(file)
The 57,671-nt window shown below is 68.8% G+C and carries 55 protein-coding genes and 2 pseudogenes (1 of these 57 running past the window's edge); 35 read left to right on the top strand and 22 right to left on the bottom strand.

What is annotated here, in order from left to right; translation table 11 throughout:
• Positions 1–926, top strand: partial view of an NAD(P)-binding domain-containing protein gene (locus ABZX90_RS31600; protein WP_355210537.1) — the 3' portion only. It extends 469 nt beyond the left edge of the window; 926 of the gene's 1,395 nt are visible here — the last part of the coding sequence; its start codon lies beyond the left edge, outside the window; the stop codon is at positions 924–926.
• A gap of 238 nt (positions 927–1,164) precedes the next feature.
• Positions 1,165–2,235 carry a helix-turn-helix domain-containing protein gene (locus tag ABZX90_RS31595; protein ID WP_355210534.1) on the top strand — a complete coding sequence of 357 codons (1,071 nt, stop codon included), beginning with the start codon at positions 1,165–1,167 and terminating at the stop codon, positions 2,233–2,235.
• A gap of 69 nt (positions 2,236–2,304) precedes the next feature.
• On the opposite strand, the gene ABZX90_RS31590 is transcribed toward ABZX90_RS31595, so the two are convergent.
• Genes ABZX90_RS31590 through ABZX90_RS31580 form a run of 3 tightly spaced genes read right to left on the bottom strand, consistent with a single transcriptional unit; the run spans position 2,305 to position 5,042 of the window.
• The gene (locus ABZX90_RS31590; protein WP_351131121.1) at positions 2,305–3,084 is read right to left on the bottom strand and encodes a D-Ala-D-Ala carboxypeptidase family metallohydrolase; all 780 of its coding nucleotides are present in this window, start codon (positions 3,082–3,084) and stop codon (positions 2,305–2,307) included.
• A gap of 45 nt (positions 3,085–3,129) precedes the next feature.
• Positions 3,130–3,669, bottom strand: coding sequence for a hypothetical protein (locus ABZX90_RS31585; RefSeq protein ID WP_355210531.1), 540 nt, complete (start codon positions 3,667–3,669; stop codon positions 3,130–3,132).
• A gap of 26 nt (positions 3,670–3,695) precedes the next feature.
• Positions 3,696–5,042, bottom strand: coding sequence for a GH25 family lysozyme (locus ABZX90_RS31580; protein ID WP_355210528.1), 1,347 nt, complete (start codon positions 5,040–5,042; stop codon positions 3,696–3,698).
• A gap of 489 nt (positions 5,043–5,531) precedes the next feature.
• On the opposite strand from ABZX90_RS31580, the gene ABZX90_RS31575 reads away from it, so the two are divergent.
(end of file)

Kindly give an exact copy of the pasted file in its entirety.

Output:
The 57,671-nt window shown below is 68.8% G+C and carries 55 protein-coding genes and 2 pseudogenes (1 of these 57 running past the window's edge); 35 read left to right on the top strand and 22 right to left on the bottom strand.

What is annotated here, in order from left to right; translation table 11 throughout:
• Positions 1–926, top strand: partial view of an NAD(P)-binding domain-containing protein gene (locus ABZX90_RS31600; protein WP_355210537.1) — the 3' portion only. It extends 469 nt beyond the left edge of the window; 926 of the gene's 1,395 nt are visible here — the last part of the coding sequence; its start codon lies beyond the left edge, outside the window; the stop codon is at positions 924–926.
• A gap of 238 nt (positions 927–1,164) precedes the next feature.
• Positions 1,165–2,235 carry a helix-turn-helix domain-containing protein gene (locus tag ABZX90_RS31595; protein ID WP_355210534.1) on the top strand — a complete coding sequence of 357 codons (1,071 nt, stop codon included), beginning with the start codon at positions 1,165–1,167 and terminating at the stop codon, positions 2,233–2,235.
• A gap of 69 nt (positions 2,236–2,304) precedes the next feature.
• On the opposite strand, the gene ABZX90_RS31590 is transcribed toward ABZX90_RS31595, so the two are convergent.
• Genes ABZX90_RS31590 through ABZX90_RS31580 form a run of 3 tightly spaced genes read right to left on the bottom strand, consistent with a single transcriptional unit; the run spans position 2,305 to position 5,042 of the window.
• The gene (locus ABZX90_RS31590; protein WP_351131121.1) at positions 2,305–3,084 is read right to left on the bottom strand and encodes a D-Ala-D-Ala carboxypeptidase family metallohydrolase; all 780 of its coding nucleotides are present in this window, start codon (positions 3,082–3,084) and stop codon (positions 2,305–2,307) included.
• A gap of 45 nt (positions 3,085–3,129) precedes the next feature.
• Positions 3,130–3,669, bottom strand: coding sequence for a hypothetical protein (locus ABZX90_RS31585; RefSeq protein ID WP_355210531.1), 540 nt, complete (start codon positions 3,667–3,669; stop codon positions 3,130–3,132).
• A gap of 26 nt (positions 3,670–3,695) precedes the next feature.
• Positions 3,696–5,042, bottom strand: coding sequence for a GH25 family lysozyme (locus ABZX90_RS31580; protein ID WP_355210528.1), 1,347 nt, complete (start codon positions 5,040–5,042; stop codon positions 3,696–3,698).
• A gap of 489 nt (positions 5,043–5,531) precedes the next feature.
• On the opposite strand from ABZX90_RS31580, the gene ABZX90_RS31575 reads away from it, so the two are divergent.